What Happened To Mark Miles’s Present?

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Most IndyCar fans have already taken note that there was one item missing from under our tree this season. In early November, while describing his ideas for revamping qualifying procedures for this year’s Indianapolis 500 – Hulman & Co. CEO Mark Miles dropped a little nugget to tease us with by saying that the series might be receiving a “Christmas Present” in the form of a new title sponsor. With the recent departure of IZOD, most of us had expected the series to run in 2014 (or longer) with no title sponsor. When Miles dropped that in our laps, we all (myself included) began wild speculation as to who it might be.

So here we are in mid-January. Christmas came and went and I’ve heard not even a whisper about a title sponsor since Miles mentioned it off the cuff in early November. Granted, I unplugged myself from most IndyCar news for a couple of days surrounding Christmas, so I may have missed an announcement – but I doubt it. It’s now quite apparent that whatever Miles thought was going to happen, did not – or at least not yet.

This is the type of thing that Randy Bernard’s detractors would have had a field-day with. Randy was very transparent. He would sometimes toss ideas out into the air, just to see what the reaction of the fan base would be. When he floated the trial-balloon for a rule similar to NASCAR’s “Lucky Dog”; it was met with such opposition that he knew not to bring that up anymore. There were those that said he was too quick to shoot off his mouth or that he led by the seat of his pants, without thinking things through.

I saw it differently. I considered Randy Bernard to be an idea guy that listened to the fans, valued their opinions and trusted their instincts.

But, if Randy Bernard was accused of speaking without thinking – what was it that Mark Miles did in early November?

I walk a thin line here. During Randy Bernard’s tenure, I was accused more than once of being a Randy Bernard apologist. It’s no secret that I was a huge fan of Randy Bernard’s. I considered him the most effective leader of American Open-Wheel Racing since Tony Hulman. But I also realize that Randy is gone, and he’s not coming back. There is no future in pining for his return. All we can do is either support the current regime and hold them accountable when they falter or we can sit back and hope they fail. I’m not sure there is any purpose in that. After all, I’m assuming we all want the same thing – for IndyCar to grow and prosper.

Mark Miles and his cronies are far smarter than I am when it comes to running a property such as IndyCar and the Indianapolis Motor Speedway. I fully believe that. But I also believe that no one is infallible. Randy Bernard certainly wasn’t. I cringed when he sent out the tweet that some owners were trying to get him fired. I am certain that if he had it to do over, he would have handled the situation completely differently. But, Randy was an open book. You knew exactly how he felt and what was going on in his mind.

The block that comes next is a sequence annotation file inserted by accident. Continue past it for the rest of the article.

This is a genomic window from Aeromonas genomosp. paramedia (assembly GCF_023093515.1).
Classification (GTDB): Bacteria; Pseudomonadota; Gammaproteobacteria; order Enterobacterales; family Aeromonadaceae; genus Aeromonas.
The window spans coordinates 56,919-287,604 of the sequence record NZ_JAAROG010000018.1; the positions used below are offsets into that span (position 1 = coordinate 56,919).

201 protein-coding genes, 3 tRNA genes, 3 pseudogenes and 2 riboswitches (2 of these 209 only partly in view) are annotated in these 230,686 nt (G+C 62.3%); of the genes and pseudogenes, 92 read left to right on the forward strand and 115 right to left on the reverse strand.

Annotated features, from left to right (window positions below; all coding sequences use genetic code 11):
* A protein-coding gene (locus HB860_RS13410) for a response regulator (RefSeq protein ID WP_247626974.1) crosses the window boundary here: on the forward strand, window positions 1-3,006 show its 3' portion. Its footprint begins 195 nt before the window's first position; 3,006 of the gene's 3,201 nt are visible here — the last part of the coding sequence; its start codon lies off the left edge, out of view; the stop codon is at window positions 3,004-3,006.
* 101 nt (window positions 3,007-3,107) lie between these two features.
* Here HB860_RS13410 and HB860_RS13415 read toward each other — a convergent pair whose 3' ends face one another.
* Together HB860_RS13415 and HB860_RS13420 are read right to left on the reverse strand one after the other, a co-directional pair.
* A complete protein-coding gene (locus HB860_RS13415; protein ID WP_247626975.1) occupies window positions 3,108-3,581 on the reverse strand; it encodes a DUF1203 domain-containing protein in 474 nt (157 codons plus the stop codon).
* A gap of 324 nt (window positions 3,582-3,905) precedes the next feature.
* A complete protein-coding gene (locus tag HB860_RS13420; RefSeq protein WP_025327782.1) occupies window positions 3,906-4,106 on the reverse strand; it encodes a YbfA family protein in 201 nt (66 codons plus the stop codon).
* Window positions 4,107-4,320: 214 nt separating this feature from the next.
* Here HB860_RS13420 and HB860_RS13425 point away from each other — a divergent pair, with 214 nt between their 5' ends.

By teasing us with the thought that we might have a title sponsor in place by Christmas, shows us that Mark Miles is not infallible either. Unless he was certain that he would have something tangible to announce by Christmas, he should have kept this little secret to himself. The deal either fell through completely or had some serious delays. Keep in mind, we are only seventy-five days away from the first practice at St. Petersburg. The end of the offseason is quickly approaching. Given all the new logos that would have to be designed and printed for every sign, car, shirt, and driver’s uniform – time is of the essence. I would think it’s safe to assume that it isn’t going to happen for 2014 – which is exactly what every fan expected before Miles got our hopes up in November.

This was a rookie mistake from a sports executive that is not a rookie. Keep in mind that Miles led the ATP Tour for fifteen years as well as leading the committee that brought Super Bowl XLVI to Indianapolis in 2012. This is a savvy sports executive with a lot of clout. One wonders how or why he was seduced into teasing fans with something he wasn’t one-hundred percent certain would happen.

Now he has egg on his face, and what’s left of the IndyCar fan base has another reason to think that nothing is being done behind the scenes. I want to believe in Mark Miles. I really do. What choice do I have? I understand that he is not as approachable as Randy Bernard. Few CEO’s are. But in a little more than a year, we’ve seen very little activity. Hiring Derrick Walker was a positive move, but besides that – can you tell me what positive moves have been made for the series? We are told that 2014 is a transition season and to expect big changes for 2015. I am holding out hope that is the case, because most of what I see is a regression back into the Tony George bunker mentality where the fans are nothing more than a necessary evil.

Even if this Christmas present materializes this week and there is a glorious announcement that some new company is stepping forward to lead our series into the Promised Land – our view of Mark Miles has been tainted. I will always question what is coming out of his mouth, after his amateurish move of dangling a carrot that never came to pass for IndyCar fans. His credibility will always be just a little bit in doubt.

When Randy Bernard was fired in late October of 2012; I said then that whoever was chosen to take his place, may be the most important hire in IndyCar’s short history. I still believe that. I am waiting for Mark Miles to show us he and his staff are the right people for the job.

George Phillips

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17 Responses to “What Happened To Mark Miles’s Present?”

  1. It’s like that girl that’s says she will call and never does. It’s obvious the bunker mentality is the soup of the day, over this post Randy Bernard era. Miles is like the father that is rarely home making hollow promises that some day he will take the kids to Disneyland and then never does. He probably knows he can’t take it back, or his ego took its first hit and so what does he do? He retreats. Boys and girls here is a small glimpse of things to come. The management has exposed its MO.